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Intussusception (medical disorder)

An intussusception (a blockage of the intestine) is a medical condition in which a part of the small intestine has
invaginated into another section of intestine, similar to the way in which the parts of a collapsible telescope slide into one
another.[1] The part which prolapses into the other is called the intussusceptum, and the part which receives it is called the


Early symptoms can include nausea, vomiting - sometimes bile stained (green colour), pulling legs to the chest area, and
intermittent moderate to severe cramping abdominal pain. Later signs include rectal bleeding, often with red currant jelly
stool (stool mixed with blood and mucus), and lethargy. Physical examination may reveal a sausage-shaped mass felt
upon palpation of the abdomen.

In children or those too young to communicate their symptoms verbally, they may cry, draw their knees up to their chest
or experience dyspnea (difficult or painful breathing) with paroxysms of pain.

Fever is not a symptom of intussusception. However, intussusception can cause a loop of bowel to become necrotic. This
leads to perforation and sepsis, which causes fever.


Intussusception is often suspected based on history and physical exam, including observation of Dance's sign. Per rectal
examination is particularly helpful in children as part of the intussusceptum may be felt by the finger. A definite
diagnosis often requires confirmation by diagnostic imaging modalities. Ultrasound is today considered the imaging
modality of choice for diagnosis and exclusion of intussusception due to its high accuracy and lack of radiation. A target-
like mass, usually around 3 cm in diameter, confirms the diagnosis. An x-ray of the abdomen may be indicated for
evaluation of intestinal obstruction or the presence of free intraperitoneal gas; the latter finding would imply that bowel
perforation has already occurred. In some institutions, air enema is used for diagnosis as the same procedure can be used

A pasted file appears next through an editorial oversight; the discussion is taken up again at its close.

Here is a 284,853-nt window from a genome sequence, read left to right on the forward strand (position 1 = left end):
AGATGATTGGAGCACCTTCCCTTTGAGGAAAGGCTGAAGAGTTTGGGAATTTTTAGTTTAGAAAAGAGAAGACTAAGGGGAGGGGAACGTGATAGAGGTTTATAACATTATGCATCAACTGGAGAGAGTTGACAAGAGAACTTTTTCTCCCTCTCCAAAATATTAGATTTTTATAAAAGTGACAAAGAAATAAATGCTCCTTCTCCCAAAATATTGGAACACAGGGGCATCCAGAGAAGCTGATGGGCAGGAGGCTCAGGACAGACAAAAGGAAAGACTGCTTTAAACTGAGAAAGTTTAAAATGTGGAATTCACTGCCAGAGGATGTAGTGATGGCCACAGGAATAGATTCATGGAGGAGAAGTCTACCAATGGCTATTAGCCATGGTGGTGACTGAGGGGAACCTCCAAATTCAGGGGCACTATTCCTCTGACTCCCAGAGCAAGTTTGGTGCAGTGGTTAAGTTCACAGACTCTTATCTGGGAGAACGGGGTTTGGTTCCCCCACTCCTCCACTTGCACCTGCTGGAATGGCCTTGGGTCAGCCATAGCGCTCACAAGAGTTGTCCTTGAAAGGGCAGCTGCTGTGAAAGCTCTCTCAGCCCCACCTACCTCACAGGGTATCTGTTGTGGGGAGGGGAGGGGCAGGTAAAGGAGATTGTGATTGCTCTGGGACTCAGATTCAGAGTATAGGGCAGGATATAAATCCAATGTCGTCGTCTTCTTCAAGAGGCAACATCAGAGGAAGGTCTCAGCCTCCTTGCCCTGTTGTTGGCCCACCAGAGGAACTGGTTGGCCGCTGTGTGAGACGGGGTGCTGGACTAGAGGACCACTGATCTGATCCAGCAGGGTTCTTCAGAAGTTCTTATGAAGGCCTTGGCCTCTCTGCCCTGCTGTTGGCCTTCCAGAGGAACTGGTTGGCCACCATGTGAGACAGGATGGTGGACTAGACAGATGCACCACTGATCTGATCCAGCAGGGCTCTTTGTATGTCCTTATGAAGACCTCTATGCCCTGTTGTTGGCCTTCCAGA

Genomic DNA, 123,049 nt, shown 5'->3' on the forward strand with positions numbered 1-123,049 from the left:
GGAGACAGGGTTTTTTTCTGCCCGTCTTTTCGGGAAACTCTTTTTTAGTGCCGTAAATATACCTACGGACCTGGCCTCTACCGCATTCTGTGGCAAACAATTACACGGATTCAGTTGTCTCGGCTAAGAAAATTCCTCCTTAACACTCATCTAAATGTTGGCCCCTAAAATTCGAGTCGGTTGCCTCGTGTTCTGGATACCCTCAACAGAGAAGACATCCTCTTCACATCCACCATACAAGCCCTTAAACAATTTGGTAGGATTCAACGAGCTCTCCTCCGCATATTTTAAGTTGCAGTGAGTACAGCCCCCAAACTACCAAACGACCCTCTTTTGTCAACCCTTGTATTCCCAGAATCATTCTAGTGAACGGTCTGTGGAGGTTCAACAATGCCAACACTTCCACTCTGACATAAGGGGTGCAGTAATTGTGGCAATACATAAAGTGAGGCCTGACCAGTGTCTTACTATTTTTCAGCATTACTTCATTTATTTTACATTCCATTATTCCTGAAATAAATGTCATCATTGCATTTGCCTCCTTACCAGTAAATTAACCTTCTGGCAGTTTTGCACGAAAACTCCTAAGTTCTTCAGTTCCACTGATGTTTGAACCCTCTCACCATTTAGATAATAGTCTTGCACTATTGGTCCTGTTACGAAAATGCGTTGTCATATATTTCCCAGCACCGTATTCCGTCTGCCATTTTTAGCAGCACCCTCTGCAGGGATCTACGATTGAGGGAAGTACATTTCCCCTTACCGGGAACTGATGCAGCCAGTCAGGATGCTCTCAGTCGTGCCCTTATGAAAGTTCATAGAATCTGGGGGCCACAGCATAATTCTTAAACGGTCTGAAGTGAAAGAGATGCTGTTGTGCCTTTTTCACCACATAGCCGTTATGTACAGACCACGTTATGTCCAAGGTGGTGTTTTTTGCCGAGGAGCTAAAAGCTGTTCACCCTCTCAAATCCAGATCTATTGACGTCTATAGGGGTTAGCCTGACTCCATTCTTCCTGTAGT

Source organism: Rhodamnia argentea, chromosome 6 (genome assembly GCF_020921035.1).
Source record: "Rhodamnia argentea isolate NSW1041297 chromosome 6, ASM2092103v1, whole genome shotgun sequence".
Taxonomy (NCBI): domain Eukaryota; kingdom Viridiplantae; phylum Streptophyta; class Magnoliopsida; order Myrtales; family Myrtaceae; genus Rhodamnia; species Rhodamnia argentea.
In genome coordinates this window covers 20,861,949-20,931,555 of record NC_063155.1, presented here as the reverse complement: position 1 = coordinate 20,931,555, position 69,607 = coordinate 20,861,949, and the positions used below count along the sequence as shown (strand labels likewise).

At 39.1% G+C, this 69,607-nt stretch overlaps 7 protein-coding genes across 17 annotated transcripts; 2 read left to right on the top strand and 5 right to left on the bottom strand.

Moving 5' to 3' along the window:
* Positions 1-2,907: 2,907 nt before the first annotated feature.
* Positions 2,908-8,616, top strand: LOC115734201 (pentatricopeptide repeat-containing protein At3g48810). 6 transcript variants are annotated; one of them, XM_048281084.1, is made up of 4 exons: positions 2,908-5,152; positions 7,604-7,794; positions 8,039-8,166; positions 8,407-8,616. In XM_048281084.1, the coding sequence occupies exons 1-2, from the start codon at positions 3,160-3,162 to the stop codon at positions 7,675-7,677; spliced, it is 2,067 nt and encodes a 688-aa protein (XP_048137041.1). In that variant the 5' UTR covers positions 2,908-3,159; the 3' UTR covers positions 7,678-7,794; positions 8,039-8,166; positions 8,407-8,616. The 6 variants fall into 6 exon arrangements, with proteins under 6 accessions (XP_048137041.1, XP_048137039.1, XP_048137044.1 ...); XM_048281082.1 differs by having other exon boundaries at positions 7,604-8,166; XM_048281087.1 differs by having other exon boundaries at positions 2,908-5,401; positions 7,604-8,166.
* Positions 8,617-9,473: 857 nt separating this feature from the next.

for treatment.


In the developed world the condition is not immediately life-threatening. The intussusception is usually treated with
either a barium or water-soluble contrast enema or an air-contrast enema, which both confirms the diagnosis of
intussusception, and in most cases successfully reduces it. The success rate is over 80%. However, approximately 5-10%
of these recur within 24 hours.

If it cannot be reduced by an enema or if the intestine is damaged, then a surgical reduction is necessary. In a surgical
reduction, the abdomen is opened and the part that has telescoped in is squeezed out (rather than pulled out) manually by
the surgeon or if the surgeon is unable to successfully reduce it or the bowel is damaged, the affected section will be
resected. More often, the intussusception can be reduced by laparoscopy, whereby the segments of intestine are pulled
apart by forceps.


Intussusception may become a medical emergency if not treated early, as it will eventually cause death if not reduced. In
developing countries where medical hospitals are not easily accessible, especially when the occurrence of
intussusception is complicated with other problems, death becomes almost inevitable. When intussusception or any other
severe medical problem is suspected, the person must be taken to a hospital immediately.